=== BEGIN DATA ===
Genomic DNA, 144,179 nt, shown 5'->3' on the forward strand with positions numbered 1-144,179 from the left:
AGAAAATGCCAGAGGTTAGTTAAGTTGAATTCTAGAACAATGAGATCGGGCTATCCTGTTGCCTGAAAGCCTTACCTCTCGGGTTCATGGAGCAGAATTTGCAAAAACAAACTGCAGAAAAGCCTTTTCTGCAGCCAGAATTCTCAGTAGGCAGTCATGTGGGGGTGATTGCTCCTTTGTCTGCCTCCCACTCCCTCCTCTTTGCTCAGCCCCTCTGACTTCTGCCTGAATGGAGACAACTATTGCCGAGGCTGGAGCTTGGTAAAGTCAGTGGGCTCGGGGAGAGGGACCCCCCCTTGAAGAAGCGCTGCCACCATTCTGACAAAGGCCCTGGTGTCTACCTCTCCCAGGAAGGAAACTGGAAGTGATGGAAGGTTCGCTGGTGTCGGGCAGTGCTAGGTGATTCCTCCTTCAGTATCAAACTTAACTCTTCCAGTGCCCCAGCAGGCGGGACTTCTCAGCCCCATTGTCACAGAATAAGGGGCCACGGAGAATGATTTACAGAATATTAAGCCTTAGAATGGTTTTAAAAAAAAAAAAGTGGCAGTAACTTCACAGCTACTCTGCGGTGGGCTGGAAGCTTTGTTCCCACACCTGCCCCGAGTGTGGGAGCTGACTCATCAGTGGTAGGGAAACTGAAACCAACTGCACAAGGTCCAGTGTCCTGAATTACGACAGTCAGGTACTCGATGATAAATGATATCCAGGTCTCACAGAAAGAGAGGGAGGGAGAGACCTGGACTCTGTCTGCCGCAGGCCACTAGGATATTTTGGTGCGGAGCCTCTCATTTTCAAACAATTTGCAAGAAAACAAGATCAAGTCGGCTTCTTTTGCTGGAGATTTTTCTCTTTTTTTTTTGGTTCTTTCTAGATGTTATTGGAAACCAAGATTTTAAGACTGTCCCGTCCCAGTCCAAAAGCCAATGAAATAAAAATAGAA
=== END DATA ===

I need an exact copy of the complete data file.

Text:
Genomic DNA, 144,179 nt, shown 5'->3' on the forward strand with positions numbered 1-144,179 from the left:
AGAAAATGCCAGAGGTTAGTTAAGTTGAATTCTAGAACAATGAGATCGGGCTATCCTGTTGCCTGAAAGCCTTACCTCTCGGGTTCATGGAGCAGAATTTGCAAAAACAAACTGCAGAAAAGCCTTTTCTGCAGCCAGAATTCTCAGTAGGCAGTCATGTGGGGGTGATTGCTCCTTTGTCTGCCTCCCACTCCCTCCTCTTTGCTCAGCCCCTCTGACTTCTGCCTGAATGGAGACAACTATTGCCGAGGCTGGAGCTTGGTAAAGTCAGTGGGCTCGGGGAGAGGGACCCCCCCTTGAAGAAGCGCTGCCACCATTCTGACAAAGGCCCTGGTGTCTACCTCTCCCAGGAAGGAAACTGGAAGTGATGGAAGGTTCGCTGGTGTCGGGCAGTGCTAGGTGATTCCTCCTTCAGTATCAAACTTAACTCTTCCAGTGCCCCAGCAGGCGGGACTTCTCAGCCCCATTGTCACAGAATAAGGGGCCACGGAGAATGATTTACAGAATATTAAGCCTTAGAATGGTTTTAAAAAAAAAAAAGTGGCAGTAACTTCACAGCTACTCTGCGGTGGGCTGGAAGCTTTGTTCCCACACCTGCCCCGAGTGTGGGAGCTGACTCATCAGTGGTAGGGAAACTGAAACCAACTGCACAAGGTCCAGTGTCCTGAATTACGACAGTCAGGTACTCGATGATAAATGATATCCAGGTCTCACAGAAAGAGAGGGAGGGAGAGACCTGGACTCTGTCTGCCGCAGGCCACTAGGATATTTTGGTGCGGAGCCTCTCATTTTCAAACAATTTGCAAGAAAACAAGATCAAGTCGGCTTCTTTTGCTGGAGATTTTTCTCTTTTTTTTTTGGTTCTTTCTAGATGTTATTGGAAACCAAGATTTTAAGACTGTCCCGTCCCAGTCCAAAAGCCAATGAAATAAAAATAGAA